by Kara Coleman

The days of summer are no longer stretched out before us with long vacations, fewer rules, and flexible bedtimes.  A new school year has started and the pace has changed.  Whether you are a parent, teacher, or both, your plate is probably overflowing.  But isn’t it like that every September?  Isn’t it fascinating how quickly we are able to switch into our old efficiency-driven modes?  Hectic morning routines, carpools, long meetings, extra curricular practices, parent-teacher conferences, and homework battles quickly become the norm and we often don’t look back.

Children, especially those in elementary school, are not as experienced with this jarring switch to systematic chaos.  With the hustle and bustle of fall, it is easy to forget that students may need a “brush up” on social skills to navigate new and unfamiliar settings with peers, teachers, coaches, and school staff.

Building and maintaining healthy relationships with others should be a priority for teachers and their students.  Sure, everyone spends time on rules in those first few days, such as respecting others, but how often are students given the opportunity to practice and refine relationship building skills throughout the school year?

Teaching children relationship building skills not only helps them accept and get along with others in their classroom settings, it makes them more comfortable communicating with the various teachers and adults they encounter throughout the school day.  

How are relationship building skills taught?  The key is to use a variety of tools and strategies throughout the school year, not just at the beginning.  Consider incorporating these into small pockets of time throughout your day:

Role Play

Role play is a powerful teaching tool because it is entertaining, can be done on the fly, and doesn’t take up a lot of time – something every educator is short on!

Be sure to have students act out examples of both appropriate and inappropriate behavior to help reinforce concepts taught. Walk through different scenarios:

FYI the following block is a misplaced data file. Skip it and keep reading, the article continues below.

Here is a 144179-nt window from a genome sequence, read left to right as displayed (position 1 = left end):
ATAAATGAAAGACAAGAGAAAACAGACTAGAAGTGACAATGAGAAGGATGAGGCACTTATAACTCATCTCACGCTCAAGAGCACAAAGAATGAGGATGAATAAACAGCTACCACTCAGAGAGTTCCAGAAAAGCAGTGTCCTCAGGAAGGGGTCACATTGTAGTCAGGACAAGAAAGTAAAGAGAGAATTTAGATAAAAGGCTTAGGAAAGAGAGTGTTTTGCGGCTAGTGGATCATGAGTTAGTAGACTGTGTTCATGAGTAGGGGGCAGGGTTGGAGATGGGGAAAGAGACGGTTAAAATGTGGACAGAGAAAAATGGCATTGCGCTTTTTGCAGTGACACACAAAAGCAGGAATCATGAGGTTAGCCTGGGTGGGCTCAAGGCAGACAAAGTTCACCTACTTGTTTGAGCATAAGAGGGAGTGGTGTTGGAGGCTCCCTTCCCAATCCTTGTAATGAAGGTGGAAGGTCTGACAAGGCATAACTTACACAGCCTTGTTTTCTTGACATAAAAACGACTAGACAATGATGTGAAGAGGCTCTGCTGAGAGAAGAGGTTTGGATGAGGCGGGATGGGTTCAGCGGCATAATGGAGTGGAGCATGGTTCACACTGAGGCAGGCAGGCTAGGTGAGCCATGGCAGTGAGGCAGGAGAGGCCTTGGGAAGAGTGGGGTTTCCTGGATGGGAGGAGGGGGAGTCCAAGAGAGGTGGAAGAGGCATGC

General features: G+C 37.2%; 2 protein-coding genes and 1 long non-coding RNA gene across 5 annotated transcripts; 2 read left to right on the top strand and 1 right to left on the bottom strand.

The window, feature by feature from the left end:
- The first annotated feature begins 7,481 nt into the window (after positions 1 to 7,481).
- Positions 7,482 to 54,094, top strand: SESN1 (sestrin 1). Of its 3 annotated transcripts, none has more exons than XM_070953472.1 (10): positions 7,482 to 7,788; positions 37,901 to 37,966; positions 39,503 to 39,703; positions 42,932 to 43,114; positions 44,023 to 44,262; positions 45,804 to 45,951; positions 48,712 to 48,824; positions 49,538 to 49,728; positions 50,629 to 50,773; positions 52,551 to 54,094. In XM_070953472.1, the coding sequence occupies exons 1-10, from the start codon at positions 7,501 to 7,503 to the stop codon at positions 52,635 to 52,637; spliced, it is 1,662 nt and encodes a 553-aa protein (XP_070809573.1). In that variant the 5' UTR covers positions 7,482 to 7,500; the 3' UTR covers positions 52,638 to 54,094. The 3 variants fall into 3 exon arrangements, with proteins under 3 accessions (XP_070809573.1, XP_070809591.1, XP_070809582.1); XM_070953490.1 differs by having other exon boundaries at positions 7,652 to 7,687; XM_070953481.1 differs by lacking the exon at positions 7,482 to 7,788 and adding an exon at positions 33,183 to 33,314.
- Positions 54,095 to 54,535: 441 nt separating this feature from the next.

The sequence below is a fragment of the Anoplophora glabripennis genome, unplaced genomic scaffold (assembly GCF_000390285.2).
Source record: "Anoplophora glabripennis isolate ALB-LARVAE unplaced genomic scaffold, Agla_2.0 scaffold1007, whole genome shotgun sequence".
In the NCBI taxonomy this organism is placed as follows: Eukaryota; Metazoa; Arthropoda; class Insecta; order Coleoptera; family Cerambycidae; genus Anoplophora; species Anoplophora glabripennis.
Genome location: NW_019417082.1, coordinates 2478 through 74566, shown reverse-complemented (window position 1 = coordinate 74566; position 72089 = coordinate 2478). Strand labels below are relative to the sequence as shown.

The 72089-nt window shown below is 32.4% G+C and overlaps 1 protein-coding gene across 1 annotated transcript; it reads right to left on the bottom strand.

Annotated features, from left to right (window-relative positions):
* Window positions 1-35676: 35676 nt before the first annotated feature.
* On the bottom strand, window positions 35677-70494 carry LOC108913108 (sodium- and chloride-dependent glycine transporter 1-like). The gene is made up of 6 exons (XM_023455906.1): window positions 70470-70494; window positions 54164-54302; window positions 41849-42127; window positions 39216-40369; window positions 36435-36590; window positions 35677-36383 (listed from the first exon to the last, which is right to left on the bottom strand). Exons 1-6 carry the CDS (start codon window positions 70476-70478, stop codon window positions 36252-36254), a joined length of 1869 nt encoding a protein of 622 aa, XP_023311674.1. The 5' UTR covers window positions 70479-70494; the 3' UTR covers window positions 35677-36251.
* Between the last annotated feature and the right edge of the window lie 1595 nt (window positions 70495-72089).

• giving compliments

  • learning how to disagree respectfully

  • apologizing

  • learning to forgive

Children will be more successful applying these skills in the moment if they have practiced the fundamentals outside of a heated setting.




Although sometimes hard to find time for, character building games that are focused on a need among your students are well worth the time investment.  Once you’ve modeled how to play a particular game for the class or a group of students, it can then be used on a rainy recess day, as a choice activity after the morning routine is followed, or possibly with a lunch bunch support group.


Games can model:

  • making and keeping friends

  • controlling impulsive behaviors or emotions

  • preventing bullying

  • being honest


Many teachers have creative and entertaining ice breaker activities in the first few days to help students get to know one another. Don’t underestimate the power of a read-aloud focused on building relationships to help reinforce those skills all year long.  Children don’t just make friends and move on, they often need help navigating friendships as they grow and change throughout the year.  Also, book clubs are a great way to address the particular need of a small group of students who may need further support with building relationships.

Check out the following authors for inspiration:

  • Julia Cook

  • Cheri J. Meiners

  • Sue Graves

  • Trevor Romain

Some children will need additional support with particular behaviors or skills.  Empower parents by talking to them about what you are doing for their child in the classroom and giving them clear strategies and suggested tools to use with children at home.  Consider offering to let parents “check out” certain games, books, and activities that you are using in the classroom to help provide them with some appropriate tools.  Encourage parents to incorporate role playing and character building games and activities into normal playtime with their child to give them more opportunities to practice the skills being taught.  

Kara Coleman is the owner of Making Playtime Count, a company devoted to promoting quality products that help develop character in young children.  A former elementary school teacher, she has a bachelor’s degree in Elementary Education and a master’s degree in Curriculum and Instruction.